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Logo for the Journal of Rehab R and D
Volume 41 Number 6A, November/December 2004
Pages 829 — 834

The effect of walking speed on center of mass displacement

Michael S. Orendurff, MS; Ava D. Segal, BAS; Glenn K. Klute, PhD; Jocelyn S. Berge, MS; Eric S. Rohr, MS; Nancy J. Kadel, MD

Center of Excellence for Limb Loss Prevention and Prosthetic Engineering, Rehabilitation Research and Development, Department of Veterans Affairs Puget Sound Health Care System, Seattle, WA
Abstract — The movement of the center of mass (COM) during human walking has been hypothesized to follow a sinusoidal pattern in the vertical and mediolateral directions. The vertical COM displacement has been shown to increase with velocity, but little is known about the mediolateral movement of the COM. In our evaluation of the mediolateral COM displacement at several walking speeds, 10 normal subjects walked at their self-selected speed and then at 0.7, 1.0, 1.2, and 1.6 m/s in random order. We calculated COM location from a 15-segment, full-body kinematic model using segmental analysis. Mediolateral COM displacement was 6.99 +/- 1.34 cm at the slowest walking speed and decreased to 3.85 +/- 1.41 cm at the fastest speed (p < 0.05). Vertical COM excursion increased from 2.74 +/- 0.52 at the slowest speed to 4.83 +/- 0.92 at the fastest speed (p < 0.05). The data suggest that the relationship between the vertical and mediolateral COM excursions changes substantially with walking speed. Clinicians who use observational gait analysis to assess walking problems should be aware that even normal individuals show significant mediolateral COM displacement at slow speeds. Excessive vertical COM displacement that is obvious at moderate walking speeds may be masked at slow walking speeds.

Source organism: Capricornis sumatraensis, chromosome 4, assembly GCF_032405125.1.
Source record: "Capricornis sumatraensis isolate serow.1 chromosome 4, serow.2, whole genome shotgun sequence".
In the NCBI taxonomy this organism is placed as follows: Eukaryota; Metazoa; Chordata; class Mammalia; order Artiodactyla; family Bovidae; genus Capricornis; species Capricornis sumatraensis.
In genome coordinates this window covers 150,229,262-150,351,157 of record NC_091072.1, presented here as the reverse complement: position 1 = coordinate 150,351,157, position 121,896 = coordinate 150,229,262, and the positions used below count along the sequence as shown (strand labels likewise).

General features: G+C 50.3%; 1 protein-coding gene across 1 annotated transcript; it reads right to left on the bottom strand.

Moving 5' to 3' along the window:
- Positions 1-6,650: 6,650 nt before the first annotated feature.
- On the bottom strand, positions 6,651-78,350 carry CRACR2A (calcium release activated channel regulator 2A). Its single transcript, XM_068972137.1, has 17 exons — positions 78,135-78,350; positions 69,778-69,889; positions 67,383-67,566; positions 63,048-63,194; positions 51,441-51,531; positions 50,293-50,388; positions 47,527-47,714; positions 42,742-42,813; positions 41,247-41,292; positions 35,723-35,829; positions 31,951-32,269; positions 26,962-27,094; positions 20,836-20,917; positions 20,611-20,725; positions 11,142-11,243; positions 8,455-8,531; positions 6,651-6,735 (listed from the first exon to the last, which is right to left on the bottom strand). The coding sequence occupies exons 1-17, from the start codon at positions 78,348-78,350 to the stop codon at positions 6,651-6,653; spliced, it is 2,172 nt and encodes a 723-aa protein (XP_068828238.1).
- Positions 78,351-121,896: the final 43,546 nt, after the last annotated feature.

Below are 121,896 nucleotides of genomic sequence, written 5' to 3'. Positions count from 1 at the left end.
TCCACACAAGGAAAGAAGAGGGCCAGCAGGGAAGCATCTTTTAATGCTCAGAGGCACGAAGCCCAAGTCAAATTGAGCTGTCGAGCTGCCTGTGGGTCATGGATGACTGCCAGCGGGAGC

Key words: adult, biomechanics, center of mass, COM displacement, gait, normal, rehabilitation, walking velocity.

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